Dún Laoghaire council architect ‘surprised’ at criticism of new library
Building’s architect says it ‘is in scale in context to its neighbours’
Photograph: Eric Luke
Bob Hannan said it was “surprising” that residents called for the demolition of the €36.6 million seafront library before it was finished.
The Library and Cultural Centre, officially dlr Lexicon, due to open partially in September, came under strong criticism from the public for its size and design in recent months.
At one public meeting in April, the crowd cheered and clapped to a suggestion it would be “worth spending” €2 million to demolish the building, which the council said is 29 metres tall at the highest part of the roof level on the harbour front.
Mr Hannan said he hoped those who had “reservations” about the design would still enjoy using it when it opened. “The idea of demolishing something that wasn’t even fully built was quite surprising. When a design is new, it can be challenging and people react to that,” he said.
“I think people will get to understand the building more when they get inside.”
He said plans for the library and cultural centre were included in the County Development Plan 2004-2010.
He said Moran Park was chosen as the site for its potential to link the town centre to the waterfront, one of the main goals for developing the site.
Mr Hannan said the guidelines given to architects competing in the open international competition in 2006-2007, which attracted more than 100 entries, were for a design to the highest architectural standards. “The brief was to provide a really excellent, library cultural and civic centre, carefully located to link the town and the seafront,” he said.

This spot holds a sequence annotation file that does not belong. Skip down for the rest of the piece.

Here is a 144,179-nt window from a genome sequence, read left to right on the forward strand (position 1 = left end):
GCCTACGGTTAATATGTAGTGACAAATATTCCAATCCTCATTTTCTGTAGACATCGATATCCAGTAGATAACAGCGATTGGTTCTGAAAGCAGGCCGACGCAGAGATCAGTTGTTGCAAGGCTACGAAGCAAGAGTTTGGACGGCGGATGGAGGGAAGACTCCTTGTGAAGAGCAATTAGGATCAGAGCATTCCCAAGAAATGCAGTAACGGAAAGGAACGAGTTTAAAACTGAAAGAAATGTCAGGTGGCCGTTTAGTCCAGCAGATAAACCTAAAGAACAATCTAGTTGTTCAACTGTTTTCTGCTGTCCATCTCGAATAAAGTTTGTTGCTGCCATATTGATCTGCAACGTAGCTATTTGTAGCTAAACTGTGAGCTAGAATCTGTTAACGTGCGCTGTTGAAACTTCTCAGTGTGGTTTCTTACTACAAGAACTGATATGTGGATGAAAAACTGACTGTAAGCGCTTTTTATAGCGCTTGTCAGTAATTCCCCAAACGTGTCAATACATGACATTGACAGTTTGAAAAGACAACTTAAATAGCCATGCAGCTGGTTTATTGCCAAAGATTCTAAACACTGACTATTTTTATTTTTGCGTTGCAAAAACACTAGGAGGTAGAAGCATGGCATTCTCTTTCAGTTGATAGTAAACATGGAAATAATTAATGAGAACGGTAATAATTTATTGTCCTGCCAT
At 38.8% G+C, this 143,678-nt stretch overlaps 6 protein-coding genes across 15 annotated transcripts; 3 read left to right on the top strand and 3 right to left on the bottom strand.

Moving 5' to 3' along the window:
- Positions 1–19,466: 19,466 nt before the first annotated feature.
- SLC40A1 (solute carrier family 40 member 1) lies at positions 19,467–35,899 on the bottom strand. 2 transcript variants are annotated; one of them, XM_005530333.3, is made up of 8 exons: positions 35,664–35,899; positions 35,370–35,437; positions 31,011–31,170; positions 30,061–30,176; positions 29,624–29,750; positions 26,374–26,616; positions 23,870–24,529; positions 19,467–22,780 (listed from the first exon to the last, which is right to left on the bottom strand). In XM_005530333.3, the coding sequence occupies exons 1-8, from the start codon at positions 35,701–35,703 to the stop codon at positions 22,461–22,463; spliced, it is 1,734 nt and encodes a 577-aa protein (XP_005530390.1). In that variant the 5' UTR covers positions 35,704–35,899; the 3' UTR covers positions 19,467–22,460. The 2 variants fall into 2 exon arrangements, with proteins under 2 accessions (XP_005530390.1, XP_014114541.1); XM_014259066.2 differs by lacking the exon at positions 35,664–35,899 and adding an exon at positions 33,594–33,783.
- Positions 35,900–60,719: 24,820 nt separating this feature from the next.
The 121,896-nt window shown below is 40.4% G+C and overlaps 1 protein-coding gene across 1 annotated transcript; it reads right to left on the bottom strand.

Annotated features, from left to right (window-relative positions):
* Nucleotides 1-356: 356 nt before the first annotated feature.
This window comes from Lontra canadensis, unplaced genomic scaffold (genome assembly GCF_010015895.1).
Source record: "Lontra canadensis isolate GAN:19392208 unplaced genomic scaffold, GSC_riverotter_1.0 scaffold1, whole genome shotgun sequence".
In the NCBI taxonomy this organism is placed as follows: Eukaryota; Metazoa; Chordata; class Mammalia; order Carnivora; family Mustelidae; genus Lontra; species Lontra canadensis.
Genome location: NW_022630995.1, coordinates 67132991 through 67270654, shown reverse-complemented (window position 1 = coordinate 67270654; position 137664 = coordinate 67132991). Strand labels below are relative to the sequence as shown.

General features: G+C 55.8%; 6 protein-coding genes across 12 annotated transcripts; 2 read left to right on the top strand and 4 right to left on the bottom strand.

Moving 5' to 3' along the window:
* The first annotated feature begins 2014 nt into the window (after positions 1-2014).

Mr Hannan said the jury included members of Dún Laoghaire-Rathdown Council, an overseas expert and members of the the Royal Institute of the Architects of Ireland.
The decision, in November 2007, was unanimous and the jury said the building would enhance the park and integrate well with the environment.
During public consultation, 33 submissions were received including 20 saying the location was inappropriate for the design, scale and materials of the building, while 18 welcomed the enhancement to the library network and 12 said it should be kept as a park.
Then county manager Owen Keegan responded by quoting from the ac ting conservation officer’s report in June 2009.
“The new library building is unashamedly modern and will create a positive tension with the older 19th century buildings of the Royal Marine, Mariner’s Church and Moran Park House.”
Mr Keegan added: “The height, scale and massing are appropriate to this civic structure and are within the scale of adjoining developments.”
All except three councillors voted for the building to go ahead at a meeting in 2009 and construction began in April 2012.
Louise Cotter, director of the Cork-based firm Carr Cotter and Naessens. who won the competition, said one of the main goals of the design was to connect the higher lever of the town to the lower level of the harbour. “The building had to respond to the spaces inside. It couldn’t be a completely glass-glazed box. We had to maximise the view and ensure the building related to the space outside. There are tall windows to the sea front and long windows on the side to the park.”
Ms Cotter said the building height and size was in proportion with existing buildings such County Hall and the Royal Marine Hotel.
Ms Cotter said red brick and granite were chosen to clad the building as they were already used in the town in buildings such as Carnegie library. “We looked at what was there already and used it in a new contemporary way,” she said.
Ms Cotter said the building on the park side has large, open spaces and the other side has smaller rooms and more intimate spaces. “It’s a building people can use and enjoy. People will find their own space within the building,” she said.